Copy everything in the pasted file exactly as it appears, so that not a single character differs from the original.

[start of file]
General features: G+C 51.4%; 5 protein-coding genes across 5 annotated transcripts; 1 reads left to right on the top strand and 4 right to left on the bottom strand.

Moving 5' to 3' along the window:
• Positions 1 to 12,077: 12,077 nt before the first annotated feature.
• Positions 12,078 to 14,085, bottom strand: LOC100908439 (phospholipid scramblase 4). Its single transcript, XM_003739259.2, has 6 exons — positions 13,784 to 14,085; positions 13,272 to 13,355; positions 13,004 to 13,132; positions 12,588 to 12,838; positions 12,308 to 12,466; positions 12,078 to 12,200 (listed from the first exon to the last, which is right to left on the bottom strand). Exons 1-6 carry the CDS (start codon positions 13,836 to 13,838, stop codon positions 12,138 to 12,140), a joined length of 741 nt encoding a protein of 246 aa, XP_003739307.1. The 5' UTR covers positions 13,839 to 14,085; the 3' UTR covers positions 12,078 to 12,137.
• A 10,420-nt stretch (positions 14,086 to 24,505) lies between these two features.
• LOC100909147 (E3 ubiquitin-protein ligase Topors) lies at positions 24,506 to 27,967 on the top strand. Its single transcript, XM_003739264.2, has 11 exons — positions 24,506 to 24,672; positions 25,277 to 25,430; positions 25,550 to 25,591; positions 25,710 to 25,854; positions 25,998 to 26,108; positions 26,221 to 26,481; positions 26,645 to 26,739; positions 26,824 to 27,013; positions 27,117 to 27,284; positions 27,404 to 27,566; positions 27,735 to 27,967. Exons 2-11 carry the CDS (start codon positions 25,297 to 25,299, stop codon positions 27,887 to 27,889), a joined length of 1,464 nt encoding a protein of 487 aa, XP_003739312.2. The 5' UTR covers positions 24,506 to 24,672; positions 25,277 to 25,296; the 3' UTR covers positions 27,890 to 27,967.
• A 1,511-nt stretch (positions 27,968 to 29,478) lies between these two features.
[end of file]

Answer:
General features: G+C 51.4%; 5 protein-coding genes across 5 annotated transcripts; 1 reads left to right on the top strand and 4 right to left on the bottom strand.

Moving 5' to 3' along the window:
• Positions 1 to 12,077: 12,077 nt before the first annotated feature.
• Positions 12,078 to 14,085, bottom strand: LOC100908439 (phospholipid scramblase 4). Its single transcript, XM_003739259.2, has 6 exons — positions 13,784 to 14,085; positions 13,272 to 13,355; positions 13,004 to 13,132; positions 12,588 to 12,838; positions 12,308 to 12,466; positions 12,078 to 12,200 (listed from the first exon to the last, which is right to left on the bottom strand). Exons 1-6 carry the CDS (start codon positions 13,836 to 13,838, stop codon positions 12,138 to 12,140), a joined length of 741 nt encoding a protein of 246 aa, XP_003739307.1. The 5' UTR covers positions 13,839 to 14,085; the 3' UTR covers positions 12,078 to 12,137.
• A 10,420-nt stretch (positions 14,086 to 24,505) lies between these two features.
• LOC100909147 (E3 ubiquitin-protein ligase Topors) lies at positions 24,506 to 27,967 on the top strand. Its single transcript, XM_003739264.2, has 11 exons — positions 24,506 to 24,672; positions 25,277 to 25,430; positions 25,550 to 25,591; positions 25,710 to 25,854; positions 25,998 to 26,108; positions 26,221 to 26,481; positions 26,645 to 26,739; positions 26,824 to 27,013; positions 27,117 to 27,284; positions 27,404 to 27,566; positions 27,735 to 27,967. Exons 2-11 carry the CDS (start codon positions 25,297 to 25,299, stop codon positions 27,887 to 27,889), a joined length of 1,464 nt encoding a protein of 487 aa, XP_003739312.2. The 5' UTR covers positions 24,506 to 24,672; positions 25,277 to 25,296; the 3' UTR covers positions 27,890 to 27,967.
• A 1,511-nt stretch (positions 27,968 to 29,478) lies between these two features.